So you want to write a Linux driver subsystem?
Writing a new driver subsystem in Linux is hard. There are many pitfalls along the way; this talk will point out some of those pitfalls and lessons learned through examples, advice and embarrassing anecdotes in the hope that it will aid those adventurous enough to take on the task of writing a new driver framework or subsystem.
The scope of the talk includes internal framework design, driver API design, client/provider/bookkeeping models and more. This presentation pulls directly from the Michael Turquette's experience authoring the Common Clock Framework and maintaining that code for the last four years. Additionally Mike has solicited tips and advice from other subsystem maintainers, for a well-rounded overview. Be prepared to learn some winning design patterns and hear some embarrassing stories of framework design gone wrong.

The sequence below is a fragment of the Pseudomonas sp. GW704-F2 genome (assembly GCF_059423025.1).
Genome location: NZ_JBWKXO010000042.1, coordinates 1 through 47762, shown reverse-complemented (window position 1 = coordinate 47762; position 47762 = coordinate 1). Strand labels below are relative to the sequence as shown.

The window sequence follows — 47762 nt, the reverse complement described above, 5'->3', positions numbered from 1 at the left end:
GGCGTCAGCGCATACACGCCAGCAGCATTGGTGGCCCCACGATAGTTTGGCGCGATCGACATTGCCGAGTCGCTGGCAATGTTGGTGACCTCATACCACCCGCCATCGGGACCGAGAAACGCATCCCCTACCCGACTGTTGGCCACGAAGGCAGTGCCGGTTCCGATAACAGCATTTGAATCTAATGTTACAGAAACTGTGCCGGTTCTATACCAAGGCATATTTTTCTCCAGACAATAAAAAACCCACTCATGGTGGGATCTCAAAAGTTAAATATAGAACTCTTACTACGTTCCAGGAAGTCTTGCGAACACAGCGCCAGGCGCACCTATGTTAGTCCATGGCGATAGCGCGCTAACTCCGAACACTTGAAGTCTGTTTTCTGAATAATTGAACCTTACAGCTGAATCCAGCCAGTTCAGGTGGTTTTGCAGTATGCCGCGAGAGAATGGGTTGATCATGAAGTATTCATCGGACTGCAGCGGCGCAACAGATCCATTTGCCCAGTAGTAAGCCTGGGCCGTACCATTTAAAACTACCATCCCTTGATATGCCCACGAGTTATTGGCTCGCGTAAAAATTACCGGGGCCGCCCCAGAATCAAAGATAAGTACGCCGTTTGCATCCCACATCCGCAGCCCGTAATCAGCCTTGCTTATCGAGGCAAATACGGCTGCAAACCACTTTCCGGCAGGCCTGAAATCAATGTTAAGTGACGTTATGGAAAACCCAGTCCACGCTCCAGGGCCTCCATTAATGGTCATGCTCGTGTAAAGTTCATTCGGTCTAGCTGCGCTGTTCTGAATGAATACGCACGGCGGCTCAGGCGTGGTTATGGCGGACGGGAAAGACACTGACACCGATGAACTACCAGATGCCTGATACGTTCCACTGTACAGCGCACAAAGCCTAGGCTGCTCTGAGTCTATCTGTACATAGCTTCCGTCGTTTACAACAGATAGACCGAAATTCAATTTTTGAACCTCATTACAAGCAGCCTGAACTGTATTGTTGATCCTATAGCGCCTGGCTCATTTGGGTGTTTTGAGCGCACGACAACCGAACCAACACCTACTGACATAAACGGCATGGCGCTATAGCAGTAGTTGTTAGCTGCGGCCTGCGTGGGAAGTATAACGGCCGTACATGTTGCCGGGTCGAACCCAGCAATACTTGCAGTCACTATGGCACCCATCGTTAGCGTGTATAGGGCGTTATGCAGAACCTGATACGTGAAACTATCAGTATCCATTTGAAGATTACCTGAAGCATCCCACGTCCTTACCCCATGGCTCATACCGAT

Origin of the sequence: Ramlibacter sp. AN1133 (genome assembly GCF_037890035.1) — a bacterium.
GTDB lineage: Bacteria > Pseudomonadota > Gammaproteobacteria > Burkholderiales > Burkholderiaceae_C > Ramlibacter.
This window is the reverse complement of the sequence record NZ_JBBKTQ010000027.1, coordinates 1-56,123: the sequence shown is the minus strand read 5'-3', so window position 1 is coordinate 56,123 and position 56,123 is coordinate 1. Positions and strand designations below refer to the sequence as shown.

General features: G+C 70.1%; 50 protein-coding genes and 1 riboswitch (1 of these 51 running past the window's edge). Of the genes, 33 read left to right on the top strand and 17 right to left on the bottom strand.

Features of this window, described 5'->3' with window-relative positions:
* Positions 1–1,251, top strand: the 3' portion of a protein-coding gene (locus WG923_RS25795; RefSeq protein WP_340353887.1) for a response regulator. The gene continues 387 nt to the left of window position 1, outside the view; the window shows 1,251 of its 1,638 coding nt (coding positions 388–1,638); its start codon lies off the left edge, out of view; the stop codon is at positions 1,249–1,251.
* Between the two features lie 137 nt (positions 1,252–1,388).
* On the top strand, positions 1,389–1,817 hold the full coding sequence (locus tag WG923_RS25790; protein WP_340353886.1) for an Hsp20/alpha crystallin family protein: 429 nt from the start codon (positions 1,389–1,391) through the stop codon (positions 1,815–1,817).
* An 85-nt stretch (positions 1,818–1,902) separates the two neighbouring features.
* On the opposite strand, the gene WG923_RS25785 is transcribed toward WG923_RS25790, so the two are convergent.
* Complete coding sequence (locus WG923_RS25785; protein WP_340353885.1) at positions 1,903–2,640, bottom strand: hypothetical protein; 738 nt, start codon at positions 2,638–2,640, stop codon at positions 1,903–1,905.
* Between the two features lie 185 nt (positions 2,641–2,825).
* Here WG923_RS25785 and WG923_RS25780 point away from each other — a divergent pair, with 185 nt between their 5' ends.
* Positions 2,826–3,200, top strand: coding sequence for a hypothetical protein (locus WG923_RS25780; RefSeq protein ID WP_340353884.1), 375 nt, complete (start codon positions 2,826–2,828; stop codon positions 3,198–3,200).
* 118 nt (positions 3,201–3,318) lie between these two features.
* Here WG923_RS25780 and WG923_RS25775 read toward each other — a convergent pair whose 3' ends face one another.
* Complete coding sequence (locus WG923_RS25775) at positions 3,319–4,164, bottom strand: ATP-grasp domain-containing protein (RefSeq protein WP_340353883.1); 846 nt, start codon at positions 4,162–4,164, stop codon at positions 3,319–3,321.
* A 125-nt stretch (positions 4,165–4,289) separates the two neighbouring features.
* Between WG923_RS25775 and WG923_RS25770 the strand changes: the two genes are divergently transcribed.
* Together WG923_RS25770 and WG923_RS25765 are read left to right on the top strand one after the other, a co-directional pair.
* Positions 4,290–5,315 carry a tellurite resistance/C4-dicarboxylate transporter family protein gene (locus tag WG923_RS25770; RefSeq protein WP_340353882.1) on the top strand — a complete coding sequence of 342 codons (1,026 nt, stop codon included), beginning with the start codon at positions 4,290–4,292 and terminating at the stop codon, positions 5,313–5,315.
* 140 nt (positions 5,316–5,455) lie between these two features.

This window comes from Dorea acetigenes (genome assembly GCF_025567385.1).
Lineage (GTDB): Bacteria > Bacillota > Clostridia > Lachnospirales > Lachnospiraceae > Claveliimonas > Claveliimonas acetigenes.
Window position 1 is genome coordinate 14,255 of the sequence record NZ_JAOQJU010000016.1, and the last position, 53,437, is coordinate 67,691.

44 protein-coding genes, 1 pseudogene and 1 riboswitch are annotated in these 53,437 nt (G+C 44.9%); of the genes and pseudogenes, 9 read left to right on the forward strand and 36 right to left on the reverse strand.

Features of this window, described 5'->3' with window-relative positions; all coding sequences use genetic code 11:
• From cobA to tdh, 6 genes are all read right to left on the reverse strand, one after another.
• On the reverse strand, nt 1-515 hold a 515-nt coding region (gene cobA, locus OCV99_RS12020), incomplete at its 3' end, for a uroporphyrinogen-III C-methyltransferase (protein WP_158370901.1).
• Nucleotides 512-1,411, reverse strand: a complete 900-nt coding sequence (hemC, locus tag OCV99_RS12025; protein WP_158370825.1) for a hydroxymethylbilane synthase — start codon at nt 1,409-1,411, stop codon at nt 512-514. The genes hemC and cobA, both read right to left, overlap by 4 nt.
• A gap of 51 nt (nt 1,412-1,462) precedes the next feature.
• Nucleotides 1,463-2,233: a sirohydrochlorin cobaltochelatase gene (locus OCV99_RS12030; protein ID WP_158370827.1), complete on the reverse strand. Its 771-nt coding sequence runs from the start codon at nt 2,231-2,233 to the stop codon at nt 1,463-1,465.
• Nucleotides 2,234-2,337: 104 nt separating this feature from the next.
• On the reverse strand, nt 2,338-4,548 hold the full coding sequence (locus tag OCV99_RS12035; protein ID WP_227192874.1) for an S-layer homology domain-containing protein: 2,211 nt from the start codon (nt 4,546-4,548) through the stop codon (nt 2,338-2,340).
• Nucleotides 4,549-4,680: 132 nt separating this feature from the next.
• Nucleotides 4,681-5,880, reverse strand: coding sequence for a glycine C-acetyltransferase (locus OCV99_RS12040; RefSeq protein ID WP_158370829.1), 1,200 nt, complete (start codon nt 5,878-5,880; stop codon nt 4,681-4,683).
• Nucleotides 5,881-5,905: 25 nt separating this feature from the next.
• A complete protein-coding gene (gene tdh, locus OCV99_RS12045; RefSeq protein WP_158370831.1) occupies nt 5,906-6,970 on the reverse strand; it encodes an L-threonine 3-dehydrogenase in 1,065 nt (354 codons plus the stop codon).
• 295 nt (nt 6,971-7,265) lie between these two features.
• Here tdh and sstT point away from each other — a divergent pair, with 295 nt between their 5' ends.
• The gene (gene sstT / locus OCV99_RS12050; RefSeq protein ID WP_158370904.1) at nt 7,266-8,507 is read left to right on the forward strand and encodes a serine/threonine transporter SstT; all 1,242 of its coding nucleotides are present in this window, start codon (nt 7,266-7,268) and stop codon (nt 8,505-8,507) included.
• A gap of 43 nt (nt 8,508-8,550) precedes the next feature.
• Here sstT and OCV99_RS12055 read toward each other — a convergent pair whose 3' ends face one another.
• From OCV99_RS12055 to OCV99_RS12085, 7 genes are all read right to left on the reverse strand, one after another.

USA. Los Angeles
President and CEO
Michael is an embedded Linux expert who has previously worked at Texas Instruments, Linaro and an infamous, failed Silicon Valley start-up. Most of his career has focused on low level topics such as waking up new silicon, power management for complex system-on-chip processors and creating delightful consumer electronics such as flagship smartphones. Michael also authored and co-maintains the Common Clock Framework in the Linux kernel. He speaks regularly at conferences.
Michael joined BayLibre in 2015. He is focused on growing their US business & operations and bringing delightful products to life.